Is this another speed control, given the astern / forward labelling and the (perhaps optimistic) scale? Maybe a more recent equivalent of the telegraph? I wish I'd asked at the time now.

      The actual control in use today is a disappointing little black lever, so disappointing that I didn't even take a photograph of it! That doesn't really seem to fit with the nature of the ship - the single rudder and prop, the lack of bow thrusters or anything fancy, the artful turning on the anchor in tight spaces.

      I did manage a picture of the more recent navigation kit though,



      (the steady hand of Captain Lande there)




      Captain Lande told us that they don't generally use the various navigational aids if they can help it, preferring to navigate simply by sight - landmarks by day, lighthouses by night.

      Comment


      • ombugge
        ombugge commented
        Editing a comment
        # 1025/2 is the Controllable Pitch Propeller (CPP) from A.M.Liaaen in Aalesund, which is still in use as far as I know.
        A combination of Pitch and Engine Revolutions (RPM) is used to set the speed during passage and to maneuver in ports.
        This is to avoid having to reverse the engine to go astern, among other functions.

      • billplumtree
        billplumtree commented
        Editing a comment
        OK, thank you. We were told by the Chief Engineer that the engine is run at a virtually constant 190 rpm, so the speed must be controlled almost entirely by varying the pitch of the blades.

      • ombugge
        ombugge commented
        Editing a comment
        That is probably the RPM of the propeller, while the engine is running on a higher speed. If a shaft generator is used the RPM has to be fixed.
        Correction. Having looked closer at this engine it probably is direct drive without gear and with a steady 190 RPM speed.
        PS> The scale on the A.M.Liaaen control is the degree of pitch, not hoped for speed.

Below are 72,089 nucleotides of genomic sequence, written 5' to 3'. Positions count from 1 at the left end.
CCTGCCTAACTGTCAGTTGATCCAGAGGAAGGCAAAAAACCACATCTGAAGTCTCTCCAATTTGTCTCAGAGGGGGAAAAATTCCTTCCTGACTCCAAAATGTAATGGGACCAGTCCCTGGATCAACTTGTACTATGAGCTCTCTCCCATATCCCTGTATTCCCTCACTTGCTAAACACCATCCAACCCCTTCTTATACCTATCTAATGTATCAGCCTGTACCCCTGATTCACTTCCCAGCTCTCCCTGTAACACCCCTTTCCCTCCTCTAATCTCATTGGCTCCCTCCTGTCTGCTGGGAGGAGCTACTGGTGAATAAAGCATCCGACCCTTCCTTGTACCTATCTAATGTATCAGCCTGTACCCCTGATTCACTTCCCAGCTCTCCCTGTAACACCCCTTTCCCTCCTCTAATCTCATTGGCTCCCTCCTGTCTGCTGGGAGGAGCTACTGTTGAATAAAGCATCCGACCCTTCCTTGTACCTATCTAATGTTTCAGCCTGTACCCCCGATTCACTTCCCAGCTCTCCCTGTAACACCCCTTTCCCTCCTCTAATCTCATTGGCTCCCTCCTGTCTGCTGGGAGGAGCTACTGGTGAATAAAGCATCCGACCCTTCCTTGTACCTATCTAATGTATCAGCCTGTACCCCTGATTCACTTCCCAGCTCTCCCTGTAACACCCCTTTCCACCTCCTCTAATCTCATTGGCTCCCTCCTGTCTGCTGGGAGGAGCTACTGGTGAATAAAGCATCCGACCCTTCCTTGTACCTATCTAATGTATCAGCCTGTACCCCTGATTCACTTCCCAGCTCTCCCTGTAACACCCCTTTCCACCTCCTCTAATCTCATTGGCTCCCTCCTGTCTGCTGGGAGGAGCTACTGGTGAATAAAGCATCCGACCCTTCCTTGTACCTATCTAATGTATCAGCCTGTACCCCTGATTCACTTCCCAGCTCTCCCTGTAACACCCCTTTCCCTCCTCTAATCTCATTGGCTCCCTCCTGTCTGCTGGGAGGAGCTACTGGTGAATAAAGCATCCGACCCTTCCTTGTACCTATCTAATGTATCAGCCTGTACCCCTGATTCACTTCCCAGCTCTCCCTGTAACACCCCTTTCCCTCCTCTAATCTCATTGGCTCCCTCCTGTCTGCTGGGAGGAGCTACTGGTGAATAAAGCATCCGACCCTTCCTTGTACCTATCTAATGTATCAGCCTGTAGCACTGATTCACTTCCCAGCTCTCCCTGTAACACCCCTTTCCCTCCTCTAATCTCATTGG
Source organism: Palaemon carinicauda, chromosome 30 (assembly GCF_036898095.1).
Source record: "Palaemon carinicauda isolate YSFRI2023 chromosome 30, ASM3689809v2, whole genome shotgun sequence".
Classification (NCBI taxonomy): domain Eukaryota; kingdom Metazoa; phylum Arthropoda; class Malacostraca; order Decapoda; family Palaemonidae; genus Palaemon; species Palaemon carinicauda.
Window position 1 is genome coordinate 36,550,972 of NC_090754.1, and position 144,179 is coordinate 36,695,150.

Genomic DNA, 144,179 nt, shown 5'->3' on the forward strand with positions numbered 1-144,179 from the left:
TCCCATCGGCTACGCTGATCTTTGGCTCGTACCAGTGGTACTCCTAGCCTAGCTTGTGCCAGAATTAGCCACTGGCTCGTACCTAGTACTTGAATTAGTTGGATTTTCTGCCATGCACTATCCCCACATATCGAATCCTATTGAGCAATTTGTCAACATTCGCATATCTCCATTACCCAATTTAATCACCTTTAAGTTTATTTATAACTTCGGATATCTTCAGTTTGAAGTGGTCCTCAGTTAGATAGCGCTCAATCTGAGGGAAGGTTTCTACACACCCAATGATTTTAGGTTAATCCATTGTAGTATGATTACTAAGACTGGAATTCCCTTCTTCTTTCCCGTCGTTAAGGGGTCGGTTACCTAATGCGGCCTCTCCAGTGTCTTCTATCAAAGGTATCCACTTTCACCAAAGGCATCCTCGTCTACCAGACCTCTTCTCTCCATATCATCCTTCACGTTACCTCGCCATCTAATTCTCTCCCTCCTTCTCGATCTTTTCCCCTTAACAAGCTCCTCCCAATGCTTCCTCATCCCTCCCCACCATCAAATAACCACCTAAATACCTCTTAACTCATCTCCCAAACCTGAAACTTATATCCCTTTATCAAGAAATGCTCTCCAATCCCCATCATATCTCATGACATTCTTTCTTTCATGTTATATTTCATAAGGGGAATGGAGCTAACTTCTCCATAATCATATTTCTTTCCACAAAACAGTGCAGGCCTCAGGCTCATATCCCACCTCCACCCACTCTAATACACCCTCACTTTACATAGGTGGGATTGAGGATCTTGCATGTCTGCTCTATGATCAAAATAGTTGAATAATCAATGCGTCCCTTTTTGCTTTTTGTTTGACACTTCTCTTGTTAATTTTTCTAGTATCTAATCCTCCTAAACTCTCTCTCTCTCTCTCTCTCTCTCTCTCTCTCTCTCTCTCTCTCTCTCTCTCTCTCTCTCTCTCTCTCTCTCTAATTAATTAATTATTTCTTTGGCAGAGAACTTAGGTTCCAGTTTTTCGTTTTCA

Last edited by ombugge; January 7th, 2015, 09:56.

      And, as if northern lights AND a bridge visit weren't enough, towards the end of the trip we also got a tour of the engine room! Which was just fantastic - poking your head in through the open half-door on the deck for a bit of warmth and to breath in the oily fumes is all very well, but ultimately leaves you wanting more.



      I loved the no-nonsense warning from the Chief Engineer before we plugged our ears and descended into the hot noisy bowels of the ship: "Whatever you do, don't touch the tappy-tappy bits on the top!" So I didn't.


      The business end of the telegraph.


      Er, some dials and a lever...


      Cover plate. AMV = Akers mekaniske verksted, Akers mechanical workshop (but feel free to correct me).

      This was becoming very much not a complete escape from work for me, since the small company I work for sells marine modelling software to Aker. In fact, the first few days in particular had been a succession of sightings of ships and offices owned by either customers or competitors, and it was quite a relief to get to some of the smaller ports further north where life revolved around fish...
      Last edited by billplumtree; January 6th, 2015, 17:15.

      Comment


      • nari
        nari commented
        Editing a comment
        Thanks for the engine room pics - I was glad that there were so many interested when I suggested a tour to Asgeir. But I think the third group missed out altogether because of the foul weather we had heading to Bergen!

      • Seagull
        Seagull commented
        Editing a comment
        Thrilled to see the engine room photos Bill, and such excellent ones too. (Given such an opportunity my excitement-level and photo-taking-ability tend to become totally disengaged! )

      • billplumtree